I know that personally, I tend to use my anxiety as a reason for my stress levels and lack of motivation, at time. While it’s important to acknowledge our struggles, we shouldn’t let them define us. Because ultimately, I don’t want my anxiety to impede my life more than it has to. With the help of medication, a therapist, mindful practises and establishing positive self talk, I can get through my anxious moments without gaslighting myself into feeling like a victim.

It’s important to know the full definition of ‘gaslighting’, whether it’s in relation to you gaslighting yourself, being gaslit by someone else, or recognising it as a third party, perhaps in a friendship or family member’s relationship.

“Gaslighting is not a one-off thing, it’s a pattern of behaviour,” Swoboda says. “It can lead to a greater sense of anxiety, depression, helplessness and dependency in the victim.”

“Some of the most common things you’ll hear again and again if you are being gaslighted are:

  1. Denial. You are told “that never happened…” until you doubt yourself . It wasn’t like that at all.
  2. You have a terrible memory. “I never said that.” They constantly challenge your memory of things until you doubt your own assessments.
  3. “You’re crazy and other people think so too.” A gaslighter might try to convince your family and friends that you are mentally unstable, decreasing the likelihood you will be believed and disconnecting you from resources that would help you leave an abusive  relationship.
  4. I’m sorry you think that I hurt you.” Wrapped up in an apology but followed up with admonition that you are overreacting, too sensitive , it’s your reaction that’s at fault not the gaslighter’s action. 
  5. “You should have known how I would react.” The devil made me do it and you are the devil. Words like look  at how you made me behave, no one ever made me angry like this.  Twisting the facts to avoid personal ownership for their behaviours. Their bad behaviour, such as violence or cheating, is your fault.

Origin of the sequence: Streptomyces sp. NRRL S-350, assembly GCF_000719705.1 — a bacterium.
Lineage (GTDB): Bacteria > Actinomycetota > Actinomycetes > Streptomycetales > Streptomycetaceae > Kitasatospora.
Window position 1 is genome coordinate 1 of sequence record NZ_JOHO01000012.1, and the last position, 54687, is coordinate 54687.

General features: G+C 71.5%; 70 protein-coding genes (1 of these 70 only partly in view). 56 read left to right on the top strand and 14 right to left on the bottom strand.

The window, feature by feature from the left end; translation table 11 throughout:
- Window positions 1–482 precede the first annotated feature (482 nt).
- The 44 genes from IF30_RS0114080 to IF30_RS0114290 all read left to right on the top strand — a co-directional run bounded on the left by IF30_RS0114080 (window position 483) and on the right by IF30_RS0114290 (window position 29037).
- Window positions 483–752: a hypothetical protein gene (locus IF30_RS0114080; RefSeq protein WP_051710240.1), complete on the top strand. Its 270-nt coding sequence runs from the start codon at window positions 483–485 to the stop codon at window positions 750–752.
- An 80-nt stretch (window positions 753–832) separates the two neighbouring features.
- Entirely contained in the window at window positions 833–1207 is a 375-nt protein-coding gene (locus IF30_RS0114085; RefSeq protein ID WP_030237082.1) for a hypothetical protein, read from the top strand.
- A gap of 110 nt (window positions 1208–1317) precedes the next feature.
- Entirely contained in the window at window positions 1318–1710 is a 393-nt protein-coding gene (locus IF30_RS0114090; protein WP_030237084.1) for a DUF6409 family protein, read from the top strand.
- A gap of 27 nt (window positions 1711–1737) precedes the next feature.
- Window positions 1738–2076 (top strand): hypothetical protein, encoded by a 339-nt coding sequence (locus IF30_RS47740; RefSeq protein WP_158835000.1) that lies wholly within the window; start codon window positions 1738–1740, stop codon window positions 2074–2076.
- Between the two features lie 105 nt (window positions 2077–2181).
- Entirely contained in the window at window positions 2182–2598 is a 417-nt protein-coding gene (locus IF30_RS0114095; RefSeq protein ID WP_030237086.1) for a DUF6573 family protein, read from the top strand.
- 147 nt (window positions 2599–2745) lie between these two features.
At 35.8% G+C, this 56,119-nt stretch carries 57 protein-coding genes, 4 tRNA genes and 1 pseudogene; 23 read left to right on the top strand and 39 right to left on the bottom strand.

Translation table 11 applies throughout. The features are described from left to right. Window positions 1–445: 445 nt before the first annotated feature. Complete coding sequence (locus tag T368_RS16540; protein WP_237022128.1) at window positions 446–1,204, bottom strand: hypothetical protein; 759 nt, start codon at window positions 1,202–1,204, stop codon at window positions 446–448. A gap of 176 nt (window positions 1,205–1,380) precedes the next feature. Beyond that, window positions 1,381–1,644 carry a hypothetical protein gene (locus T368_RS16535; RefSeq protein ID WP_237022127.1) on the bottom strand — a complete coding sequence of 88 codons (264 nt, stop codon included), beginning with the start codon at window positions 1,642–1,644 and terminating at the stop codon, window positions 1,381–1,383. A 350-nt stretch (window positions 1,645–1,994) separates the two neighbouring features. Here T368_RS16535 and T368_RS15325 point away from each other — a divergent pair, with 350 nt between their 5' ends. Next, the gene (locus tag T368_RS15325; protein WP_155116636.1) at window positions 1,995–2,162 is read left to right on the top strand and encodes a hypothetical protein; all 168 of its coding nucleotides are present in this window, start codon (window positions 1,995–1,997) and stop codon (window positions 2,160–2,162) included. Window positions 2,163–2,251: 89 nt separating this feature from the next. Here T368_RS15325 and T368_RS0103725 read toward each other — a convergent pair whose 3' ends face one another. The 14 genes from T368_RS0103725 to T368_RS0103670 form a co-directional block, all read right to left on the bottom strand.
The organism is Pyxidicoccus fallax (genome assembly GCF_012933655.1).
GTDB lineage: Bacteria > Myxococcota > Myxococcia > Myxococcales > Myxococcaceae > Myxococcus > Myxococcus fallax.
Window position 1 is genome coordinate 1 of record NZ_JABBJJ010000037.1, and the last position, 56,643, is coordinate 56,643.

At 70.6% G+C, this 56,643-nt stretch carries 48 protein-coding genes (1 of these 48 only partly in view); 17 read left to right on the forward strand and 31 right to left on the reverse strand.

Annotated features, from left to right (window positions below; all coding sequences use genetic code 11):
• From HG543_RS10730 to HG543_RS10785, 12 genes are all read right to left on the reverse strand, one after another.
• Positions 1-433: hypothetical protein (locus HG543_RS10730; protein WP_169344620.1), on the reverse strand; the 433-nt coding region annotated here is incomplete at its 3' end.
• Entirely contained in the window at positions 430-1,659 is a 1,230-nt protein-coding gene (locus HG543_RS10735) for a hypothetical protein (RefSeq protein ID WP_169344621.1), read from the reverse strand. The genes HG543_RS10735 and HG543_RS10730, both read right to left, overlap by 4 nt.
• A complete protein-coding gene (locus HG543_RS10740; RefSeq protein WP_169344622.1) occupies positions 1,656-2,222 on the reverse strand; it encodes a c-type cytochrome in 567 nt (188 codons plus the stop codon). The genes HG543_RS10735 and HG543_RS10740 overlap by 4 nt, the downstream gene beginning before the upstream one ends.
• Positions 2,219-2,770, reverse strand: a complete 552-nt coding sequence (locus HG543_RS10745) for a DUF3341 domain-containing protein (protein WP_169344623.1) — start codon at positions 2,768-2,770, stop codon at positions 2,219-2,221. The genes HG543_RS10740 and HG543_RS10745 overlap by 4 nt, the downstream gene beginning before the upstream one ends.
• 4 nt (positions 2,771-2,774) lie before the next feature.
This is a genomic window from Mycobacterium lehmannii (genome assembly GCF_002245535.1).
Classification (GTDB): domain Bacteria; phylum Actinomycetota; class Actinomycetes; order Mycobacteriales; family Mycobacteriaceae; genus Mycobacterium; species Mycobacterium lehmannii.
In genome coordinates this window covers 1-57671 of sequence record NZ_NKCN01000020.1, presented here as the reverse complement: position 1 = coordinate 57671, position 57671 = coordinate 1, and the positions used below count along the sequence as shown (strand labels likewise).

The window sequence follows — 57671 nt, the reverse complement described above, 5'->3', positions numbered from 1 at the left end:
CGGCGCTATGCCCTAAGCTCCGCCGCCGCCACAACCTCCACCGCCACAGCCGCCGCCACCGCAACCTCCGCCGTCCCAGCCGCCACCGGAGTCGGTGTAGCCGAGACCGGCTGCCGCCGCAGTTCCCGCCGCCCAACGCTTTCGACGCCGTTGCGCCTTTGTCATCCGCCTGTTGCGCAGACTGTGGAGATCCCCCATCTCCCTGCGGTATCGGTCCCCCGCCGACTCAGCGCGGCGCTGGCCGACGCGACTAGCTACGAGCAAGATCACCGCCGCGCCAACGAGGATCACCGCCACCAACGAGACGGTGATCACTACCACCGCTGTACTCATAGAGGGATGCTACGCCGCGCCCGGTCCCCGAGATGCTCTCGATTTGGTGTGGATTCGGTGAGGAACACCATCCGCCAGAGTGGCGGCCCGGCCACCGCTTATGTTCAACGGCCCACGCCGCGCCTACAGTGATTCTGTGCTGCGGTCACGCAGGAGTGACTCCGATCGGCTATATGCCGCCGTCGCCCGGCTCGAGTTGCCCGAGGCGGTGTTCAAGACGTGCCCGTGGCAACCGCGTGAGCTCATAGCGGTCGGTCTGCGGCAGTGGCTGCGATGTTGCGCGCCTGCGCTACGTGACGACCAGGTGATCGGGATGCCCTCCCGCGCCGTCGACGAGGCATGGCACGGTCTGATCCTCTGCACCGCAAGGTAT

6. “How can you be so stupid?” Making you think you don’t know what you are doing, you are dumb.  

“Overall, one person is consistently negating the other’s perception , insisting they are wrong, or telling them that their emotional reaction is irrational or dysfunctional, twisting their sense of reality. The other partner over time comes to believe it, and it can be extremely hard to recognise and break free from.”

The same applies when gaslighting yourself. It takes a lot of self-reflection and self-awareness to accept what might be holding you back from taking responsibility for your own life, behaviour and decisions.

No one deserves to be gaslit, and if you can avoid it, you’ll find that things become easier. Although gaslighting isn’t good behaviour, it is something that is learnt overtime and can be impacted by our upbringing and behaviours we see growing up. So don’t be too hard on yourself. But if you recognise these behaviours within yourself or your relationship, take this article as a sign that it’s time to break the cycle.

Related Posts
Latest Living
The End.

The next story, coming up!